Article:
Well, that is another iconic prop everyone knows — the time circuit switch. Plus, the handle — the way it works makes it difficult to drive and shift the DeLorean. That switch actually works with the story of Marty accidentally hitting it to go back in time.
Yes. A lot of that kind of idea I learned on Blade Runner. Ridley Scott was brilliant at re-purposing everyday objects and making them look like something else. If you look at shots of Harrison Ford and Edward Olmos in the Spinner, there's a Braun alarm clock on the panel between the two seats and a Polaroid SX70 camera that we glued up there. Nobody sees it as what it is because it is seen from a different point of view and purpose. I loved that idea and incorporated that into the design of the DeLorean.
Sort of like the 'Mr. Fusion' was a Krups coffee grinder. Did you work on the 'Mr. Fusion'?
The 'Mr. Fusion' part was not done yet, and Mike Scheffe handled that. I didn't have anything to with 'Mr. Fusion'. I think we had a pretty good idea what it might be, but Mike made it what it is.
Michael Scheffe, who took over for you after you
r left the project said most of the exterior was already done when he started. What do you remember about the exterior?
The outside is pretty much as Ron Cobb designed it. I added a couple of details to make it more constructable/achievable, but it’s Ron’s design. The exterior was funny, as Ron would sketch this stuff, but he would never make working drawings. He did concept sketches and illustrations — not fully spec’d out drawings, so nobody knew what the stuff was. Like that big junction box block by the front fender where the special power cables plug in — I built that around standard stage plugs. I went to Mole Richardson and bought some stage plugs and sockets that fit the scale of what we needed. I believe the large junction boxes were made out of shaped wood by Kevin Pike’s folks. The stage plugs were put into those blocks of wood. It was finished "as metal," the note the art director puts on the drawing to tell the painter it has to look like metal. It could be really be knotty pine, but it had to look like metal.
Do you remember what color they were painted? Some photos during construction have a metallic blue look to them but as filming went on they turned more of a grey color.
I would have to look at the movie, but I remember they were dark.
So what happened to your involvement with the production? Why did you have to leave?
The schedules kept stretching out a little bit, and I was starting to worry because I would have to leave to go to this other show. They kept giving me other things to think about and work on, and I still had work with Kevin on getting the DeLorean ready, and we were still doing design. I was running out of time. Larry Paull would rely on me for other tasks, and they were always interesting, compelling things to do. It was fun, but it did give me some stress about my remaining time on the show. But, I had to go. I wasn’t worried because I had brought in Mike Scheffe, who I told the folks on the show was “better than I am.” And he was, and is. I remember with the DeLorean, we were just about at the show-and-tell point with Robert where we mocked up everything the way it was going to be to show him, and I had to leave the production. But Mike was there, and the production never missed a beat.
It is interesting you say that. When I interviewed Larry Paull, I got the sense that he would let everyone do their own thing while providing the general over all, such as for the reactor providing a hub cap catalog.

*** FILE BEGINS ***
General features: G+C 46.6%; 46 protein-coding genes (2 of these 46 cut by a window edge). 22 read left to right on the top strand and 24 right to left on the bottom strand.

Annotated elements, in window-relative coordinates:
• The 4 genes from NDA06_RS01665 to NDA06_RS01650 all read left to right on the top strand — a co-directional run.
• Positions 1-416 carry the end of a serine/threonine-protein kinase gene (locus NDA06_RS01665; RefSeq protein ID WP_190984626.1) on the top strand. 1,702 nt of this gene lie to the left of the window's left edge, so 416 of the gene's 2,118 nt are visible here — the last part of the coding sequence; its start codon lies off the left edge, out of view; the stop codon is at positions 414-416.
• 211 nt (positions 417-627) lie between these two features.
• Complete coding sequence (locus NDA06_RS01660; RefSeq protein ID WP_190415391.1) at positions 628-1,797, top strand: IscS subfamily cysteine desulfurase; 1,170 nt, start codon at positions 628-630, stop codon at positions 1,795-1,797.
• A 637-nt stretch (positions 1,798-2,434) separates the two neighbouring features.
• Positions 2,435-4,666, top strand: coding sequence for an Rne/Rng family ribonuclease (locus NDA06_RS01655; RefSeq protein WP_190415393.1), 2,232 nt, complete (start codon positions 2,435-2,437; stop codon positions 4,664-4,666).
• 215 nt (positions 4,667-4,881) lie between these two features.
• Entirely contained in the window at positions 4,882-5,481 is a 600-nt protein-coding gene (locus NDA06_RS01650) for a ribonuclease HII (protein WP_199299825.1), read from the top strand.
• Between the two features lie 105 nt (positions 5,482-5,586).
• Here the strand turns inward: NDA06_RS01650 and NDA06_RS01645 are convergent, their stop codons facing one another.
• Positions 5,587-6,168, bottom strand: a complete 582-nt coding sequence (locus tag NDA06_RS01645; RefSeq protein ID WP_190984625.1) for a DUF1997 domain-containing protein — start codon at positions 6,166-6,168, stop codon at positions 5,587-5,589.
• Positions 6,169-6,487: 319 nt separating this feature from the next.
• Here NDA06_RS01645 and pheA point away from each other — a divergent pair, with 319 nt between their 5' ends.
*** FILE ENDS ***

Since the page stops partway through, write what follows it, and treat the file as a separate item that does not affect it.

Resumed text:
Larry was like that. Larry surrounded himself with people he trusted. The people on the show from Robert Zemeckis on down were wonderful, and they were supportive and left us to do our thing. Larry let Kevin alone, and let me and Mike Scheffe alone. Larry just let us come up with stuff, and back in those days, that's what we did.
How did Michael Scheffe get pointed as your replacement?
I went to Larry Paull, Neil Canton and Dennis Jones, and said "I am going to have to leave for the other show obligation I have." I said "I'm going to get you somebody better than me and you're going to be really happy." I brought in Mike Scheffe. He was a natural replacement. I brought Mike in and Larry was really worried and I said to Larry "I am telling you, the guy is brilliant — he's going to go a great job. He's better than me, trust me, he's going to be fine." It was, and he was, and Mike did a brilliant job.
Did you work with Scheffe on the building the time machine?
I did some basic sketches that I left with Mike Scheffe. Mike and I spent a week together transitioning so he could see what I was doing on the inside of the car. I was really pleased when I saw the movie. I never saw the car finished. I had never seen it finished until I saw it here on display or one of them on display, but it was after sufficient time had had passed. There are all these little modifications that can happen over time, as things break, and folks say, “Oh this will do. Put this back over here.” And suddenly the car isn't what it once was.
So you were pleased with the final design of the DeLorean time machine?
When I saw the movie, I was just delighted because the interior really looked like I had imagined it would look. Mike hadn't played around with it much at all. It had to look like something put together in someone’s garage laboratory, with available tech, and was great fun. It is a really great film. In retrospect, the movie I went off to work on was seen by very few people, and nobody cared about it. The movie I left is an icon. The story of my career. (laughing)
Earlier you mentioned how the film industry has changed, films are made by studio or corporate committees, I feel that Back to the Future the way we love it couldn't be made today. What do you think or feel?
Back to the Future was Robert Zemeckis’ movie. The script he wrote with Bob Gale was terrific, and it was very clear it was his movie. It has his sense of humor, and everything about him shows up there. His best films are always the ones in which you watch it feeling like you are looking at Zemeckis through this story. This is true of all the great directors. Francis Coppola once told me, “You know, when I finish a film, I sit in the screening room and I watch the movie all by myself — and you know what I see?" I said, "No." He answered," I see myself." That's really the point of it all, I think.
Thanks for all this time for the interview. Hope you enjoyed this trip down memory lane!